Women considering abortions are getting medically inaccurate information nearly a third of the time in states that require doctors to provide informed consent materials to their patients, according to a Rutgers study.
The study, "Informed or Misinformed Consent? Abortion Policy in the United States," analyzed statements about embryological and fetal development from information booklets produced by 23 states that require informed consent. The study found 31 percent of the information to be medically inaccurate, and that the highest percentages of inaccuracies are found in the first trimester of pregnancy, when 90 percent of women have abortions.
"Given that most abortions are performed in the first trimester, these levels of inaccuracies are deeply concerning," said political science professor Cynthia Daniels, the lead author and head of The Informed Consent Project at Rutgers University-New Brunswick. "Patients should be confident their doctor is providing them with accurate information. Misinformation is a threat to the integrity of the doctor-patient relationship and to the medical system as a whole, especially in decisions about pregnancy."
Since 2010, the United States has witnessed a dramatic expansion of state-based restrictions on abortion. The most common of these are informed consent statutes, which require that a woman seeking an abortion receive a state-authored informational packet before the abortion procedure can be performed.
Seven investigators, recruited by the team through the American Academy of Anatomists, found that more than 40 percent of information in booklets produced by Michigan, Kansas and North Carolina was medically inaccurate. Alabama, Alaska and Georgia had the lowest percentages of inaccuracies, each with less than 18 percent.
The experts, who were told only that the women received the information in a "reproductive health setting" without relating it to abortion, found that the inaccuracies are concentrated around certain physical features, such as extremities and internal organs, and fetal viability in a manner that overstated fetal development, Daniels said. The anatomists also found that during early pregnancy, body systems that attribute human "intentionality" or more "baby-like" characteristics to the embryo or fetus, such as breathing, crying or experiencing pain, are more likely to be misrepresented.
The Rutgers study team defined medical accuracy as information that was both "truthful and nonmisleading," constitutional standards set by the U.S. Supreme Court in Planned Parenthood of Southeastern Pennsylvania et al. v. Robert P. Casey et al. in 1992. "Our findings suggest these laws may produce 'misinformed consent' and may require the court to rethink the constitutionality of abortion-related informed consent laws as a whole," Daniels concluded.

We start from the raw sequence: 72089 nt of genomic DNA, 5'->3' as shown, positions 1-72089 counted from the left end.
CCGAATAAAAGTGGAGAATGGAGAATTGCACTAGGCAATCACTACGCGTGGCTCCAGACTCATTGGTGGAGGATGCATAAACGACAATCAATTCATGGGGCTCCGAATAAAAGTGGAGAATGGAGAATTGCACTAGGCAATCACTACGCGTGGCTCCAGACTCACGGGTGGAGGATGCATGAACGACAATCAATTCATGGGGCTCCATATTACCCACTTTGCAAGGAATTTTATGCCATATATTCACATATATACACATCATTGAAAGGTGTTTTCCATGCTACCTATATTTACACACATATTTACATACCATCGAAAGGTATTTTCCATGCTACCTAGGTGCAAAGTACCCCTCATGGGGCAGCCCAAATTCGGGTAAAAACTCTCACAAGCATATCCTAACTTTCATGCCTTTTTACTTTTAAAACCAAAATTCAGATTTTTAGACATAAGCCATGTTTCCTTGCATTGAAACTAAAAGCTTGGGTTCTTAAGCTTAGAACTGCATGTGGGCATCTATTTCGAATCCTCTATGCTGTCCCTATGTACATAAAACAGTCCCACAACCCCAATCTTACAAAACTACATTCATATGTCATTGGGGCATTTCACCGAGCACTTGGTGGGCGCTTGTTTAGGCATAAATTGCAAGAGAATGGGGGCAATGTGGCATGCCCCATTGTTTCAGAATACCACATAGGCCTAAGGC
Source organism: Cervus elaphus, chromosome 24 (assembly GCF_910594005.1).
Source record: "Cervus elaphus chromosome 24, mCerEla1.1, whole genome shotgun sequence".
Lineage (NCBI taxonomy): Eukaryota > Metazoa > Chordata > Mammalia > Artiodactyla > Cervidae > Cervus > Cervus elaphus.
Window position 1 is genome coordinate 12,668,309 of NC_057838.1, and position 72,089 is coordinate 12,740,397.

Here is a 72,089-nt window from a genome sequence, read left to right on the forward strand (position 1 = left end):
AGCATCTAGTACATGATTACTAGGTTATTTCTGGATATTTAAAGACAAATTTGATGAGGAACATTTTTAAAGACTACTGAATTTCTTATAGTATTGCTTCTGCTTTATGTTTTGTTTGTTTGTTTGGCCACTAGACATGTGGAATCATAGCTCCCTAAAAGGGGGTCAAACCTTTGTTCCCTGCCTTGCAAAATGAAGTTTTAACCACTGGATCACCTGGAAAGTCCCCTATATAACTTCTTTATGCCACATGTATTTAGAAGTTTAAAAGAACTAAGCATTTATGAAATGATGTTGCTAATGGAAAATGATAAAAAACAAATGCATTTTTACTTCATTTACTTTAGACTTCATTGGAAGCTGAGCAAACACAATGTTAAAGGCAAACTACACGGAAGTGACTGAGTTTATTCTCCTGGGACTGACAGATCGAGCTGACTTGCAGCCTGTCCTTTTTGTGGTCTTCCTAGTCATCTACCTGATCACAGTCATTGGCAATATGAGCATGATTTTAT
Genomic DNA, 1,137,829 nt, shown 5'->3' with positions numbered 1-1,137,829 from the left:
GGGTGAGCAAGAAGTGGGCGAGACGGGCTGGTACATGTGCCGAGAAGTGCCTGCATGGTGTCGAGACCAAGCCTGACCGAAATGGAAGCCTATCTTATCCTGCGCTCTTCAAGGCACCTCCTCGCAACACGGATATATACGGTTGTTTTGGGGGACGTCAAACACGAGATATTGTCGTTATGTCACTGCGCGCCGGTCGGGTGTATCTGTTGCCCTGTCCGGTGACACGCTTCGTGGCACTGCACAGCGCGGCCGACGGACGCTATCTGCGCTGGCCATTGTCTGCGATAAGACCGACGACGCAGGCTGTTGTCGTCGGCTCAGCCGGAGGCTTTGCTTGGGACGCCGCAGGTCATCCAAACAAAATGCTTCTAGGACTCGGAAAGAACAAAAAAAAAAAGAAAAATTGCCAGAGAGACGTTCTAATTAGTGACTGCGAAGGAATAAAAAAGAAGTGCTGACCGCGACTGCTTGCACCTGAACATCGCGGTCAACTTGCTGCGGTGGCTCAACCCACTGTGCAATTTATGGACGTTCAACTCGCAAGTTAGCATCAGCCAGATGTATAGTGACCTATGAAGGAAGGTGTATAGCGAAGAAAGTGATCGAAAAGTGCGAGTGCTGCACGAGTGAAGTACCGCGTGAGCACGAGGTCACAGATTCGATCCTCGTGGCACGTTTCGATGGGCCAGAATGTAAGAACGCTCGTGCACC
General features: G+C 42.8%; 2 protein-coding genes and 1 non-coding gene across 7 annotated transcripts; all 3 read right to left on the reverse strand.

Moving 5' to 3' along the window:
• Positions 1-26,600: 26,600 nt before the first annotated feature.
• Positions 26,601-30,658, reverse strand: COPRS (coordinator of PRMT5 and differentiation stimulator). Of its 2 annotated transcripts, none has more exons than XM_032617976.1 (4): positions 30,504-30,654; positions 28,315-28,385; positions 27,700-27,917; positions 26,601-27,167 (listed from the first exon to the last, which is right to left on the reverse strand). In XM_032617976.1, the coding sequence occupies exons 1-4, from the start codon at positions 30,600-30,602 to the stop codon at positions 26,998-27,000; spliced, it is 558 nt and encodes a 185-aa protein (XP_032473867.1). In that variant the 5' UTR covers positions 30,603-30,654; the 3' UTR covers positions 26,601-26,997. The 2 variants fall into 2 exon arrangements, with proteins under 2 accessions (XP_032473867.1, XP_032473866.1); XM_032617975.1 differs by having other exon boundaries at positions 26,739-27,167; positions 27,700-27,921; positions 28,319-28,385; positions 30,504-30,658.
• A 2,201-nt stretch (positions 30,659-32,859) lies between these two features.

The Supreme Court is scheduled to hear oral arguments on March 2 in the case Whole Woman's Health v. Hellerstedt. At issue is whether a court errs by refusing to consider whether and to what extent laws that restrict abortion for the stated purpose of promoting health actually serve the government's interest in promoting health. The court also will be asked to decide whether the Fifth Circuit erred in concluding that this standard permits Texas to enforce, in nearly all circumstances, laws that would cause a significant reduction in the availability of abortion services while failing to advance the state's interest in promoting health -- or other valid interest.
Daniels, who teaches several courses on reproductive politics, including abortion law, said students often asked about the content of information provided to women in informed consent states. The project started when Daniels and her team of graduate students, plus several undergraduate research assistants, began collecting informed consent information in 2013.
Besides its availability on the Informed Consent Project website, the study can be read in the online Journal of Health Politics, Policy and Law published by Duke University Press. Rutgers doctoral candidates Janna Ferguson, Grace Howard and Amanda Roberti were co-authors.
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